In "Drinking Buddies," Jake Johnson and Olivia Wilde play close friends and co-workers who have that constantly drinking, constantly flirting type of relationship that can never move to the next step on the surface because they are both dating other people. But without that barrier, can friendships like that really translate into something more? Or is the "drinking buddies" dynamic sacred and not to be messed with? These questions are explored in Joe Swanberg's latest, as Johnson and Wilde depict a very specific type of relationship rarely seen on screen. Although the point of their characters is that they do not have to technically cross a sexual line for this story to be told, it is undeniable that they would have the chemistry to support that shift -- at least for most of the film. The fact that their sexual chemistry is undermined when faced with what the reality as a romantic couple might be is what makes "Drinking Buddies" stand out from the relationship movie pack. This is neither a film nor a chemistry that you've seen before.
the biological compounds, "Upstream Color" LisaGay Hamilton & Yolonda Ross, "Go for Sisters"
This overlong mystery doesn't exactly mark a return to form for director John Sayles -- it has the plot and visual personality of your average TV movie -- but it's steadily anchored by the easygoing back-and-forth between the estranged Bernice (Hamilton) and Fontayne (Ross). The title comes from the age-old suggestion that these two could pass for siblings, and as they find themselves repeatedly ostracized by circumstance on either side of the U.S./Mexico border, their continual bonding is easily the film's greatest asset, reason enough to give it a watch.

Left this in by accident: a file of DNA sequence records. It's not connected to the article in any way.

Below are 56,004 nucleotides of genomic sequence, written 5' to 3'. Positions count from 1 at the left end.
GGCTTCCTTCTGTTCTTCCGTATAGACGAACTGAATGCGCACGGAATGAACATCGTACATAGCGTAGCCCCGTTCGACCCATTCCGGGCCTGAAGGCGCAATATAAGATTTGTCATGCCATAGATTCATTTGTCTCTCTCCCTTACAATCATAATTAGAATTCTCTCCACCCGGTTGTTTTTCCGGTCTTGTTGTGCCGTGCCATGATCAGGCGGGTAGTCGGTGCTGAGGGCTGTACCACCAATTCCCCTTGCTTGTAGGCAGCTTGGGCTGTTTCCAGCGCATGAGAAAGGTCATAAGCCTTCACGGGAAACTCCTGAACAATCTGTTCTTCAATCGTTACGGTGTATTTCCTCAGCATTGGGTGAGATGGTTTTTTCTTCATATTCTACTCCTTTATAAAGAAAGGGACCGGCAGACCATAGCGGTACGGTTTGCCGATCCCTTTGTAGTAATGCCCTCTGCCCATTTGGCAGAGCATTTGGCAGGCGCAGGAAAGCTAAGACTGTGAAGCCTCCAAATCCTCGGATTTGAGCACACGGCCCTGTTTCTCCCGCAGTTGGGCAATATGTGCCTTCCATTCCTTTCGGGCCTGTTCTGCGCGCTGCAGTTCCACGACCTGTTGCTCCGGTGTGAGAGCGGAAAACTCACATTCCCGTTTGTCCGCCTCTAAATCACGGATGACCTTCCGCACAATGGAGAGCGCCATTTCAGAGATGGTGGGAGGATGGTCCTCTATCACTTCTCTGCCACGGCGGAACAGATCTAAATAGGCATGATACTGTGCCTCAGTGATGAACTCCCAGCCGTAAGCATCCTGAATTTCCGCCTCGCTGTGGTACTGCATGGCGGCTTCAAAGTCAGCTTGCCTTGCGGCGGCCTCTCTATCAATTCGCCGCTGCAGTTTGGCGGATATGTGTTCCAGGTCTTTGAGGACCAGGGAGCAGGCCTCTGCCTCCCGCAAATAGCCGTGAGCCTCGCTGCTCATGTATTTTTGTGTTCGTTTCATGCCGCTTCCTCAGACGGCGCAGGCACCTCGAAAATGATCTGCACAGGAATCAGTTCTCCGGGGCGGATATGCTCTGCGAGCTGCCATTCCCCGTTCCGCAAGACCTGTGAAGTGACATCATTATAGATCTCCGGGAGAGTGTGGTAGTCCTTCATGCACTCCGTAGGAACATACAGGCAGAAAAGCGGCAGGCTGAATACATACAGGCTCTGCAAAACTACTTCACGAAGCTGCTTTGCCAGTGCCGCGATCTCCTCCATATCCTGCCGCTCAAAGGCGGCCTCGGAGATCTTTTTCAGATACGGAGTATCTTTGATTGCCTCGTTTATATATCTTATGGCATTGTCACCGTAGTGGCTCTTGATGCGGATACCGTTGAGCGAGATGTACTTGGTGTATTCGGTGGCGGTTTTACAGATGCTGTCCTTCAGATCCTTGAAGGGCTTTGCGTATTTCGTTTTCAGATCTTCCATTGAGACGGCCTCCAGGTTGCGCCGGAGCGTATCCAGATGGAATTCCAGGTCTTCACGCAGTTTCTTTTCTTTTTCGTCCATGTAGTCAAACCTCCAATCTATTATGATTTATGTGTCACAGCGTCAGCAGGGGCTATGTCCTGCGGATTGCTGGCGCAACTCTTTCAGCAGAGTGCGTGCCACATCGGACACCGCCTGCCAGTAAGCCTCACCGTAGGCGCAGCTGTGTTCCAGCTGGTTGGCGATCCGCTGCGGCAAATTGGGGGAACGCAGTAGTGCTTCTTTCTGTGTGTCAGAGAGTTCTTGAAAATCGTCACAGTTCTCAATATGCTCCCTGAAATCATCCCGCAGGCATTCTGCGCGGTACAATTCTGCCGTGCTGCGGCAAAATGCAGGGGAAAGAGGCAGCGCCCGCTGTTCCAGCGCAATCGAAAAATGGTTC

Most Heartbreaking Scene:
LM - "Before You Know It"
This documentary from filmmaker PJ Raval follows three elderly gay men tackling the difficulties of aging in a society that already ostracized and challenged them on the way there due to their homosexuality. One of these men discovered after his wife died that he had a yearning to dress in women's clothes, and in one particular instance, attends a gay nightclub in drag -- a courageous move, yes, but extremely difficult to watch, as the man's loneliness seems to almost pour out of him as the younger gay men surrounding him seem to only interact out of pity, if at all. As he dances alone in the vast club, complete with wig, skirt and padded bra, your heart can't help but break as you realize the lack of support system not only he, but countless people in his position, have as they reach the twilight of their years.
WG - "The Act of Killing"
Joshua Oppenheimer's shaggily assembled but ultimately riveting documentary about former leaders of Indonesian genocide who agree to proudly re-enact their crimes has no small number of memorable moments, whether it's the recurring sight of tubby politicians in drag or the sickeningly casual demonstration of ideal killing techniques. It's only when the film's subject, Anwar Congo, participates in one such reenactment and then sees it played back that he seems to finally comprehend the extent to which he has executed countless innocents, and that moment transform the dark novelty of Oppenheimer's efforts into something more profound.
Most Likely To Make You Stop And Think About Your Relationship:
LM - "Before Midnight"
To reveal too much about the third in Richard Linklater's trilogy would be doing an irrevocable disservice, but "Before Midnight'"s sneaky punch to the emotional gut absolutely must be commended. This roller-coaster ride will delight, devastate, shock, inspire and bring you to tears when you least expect it.
WG - "Some Girl(s)"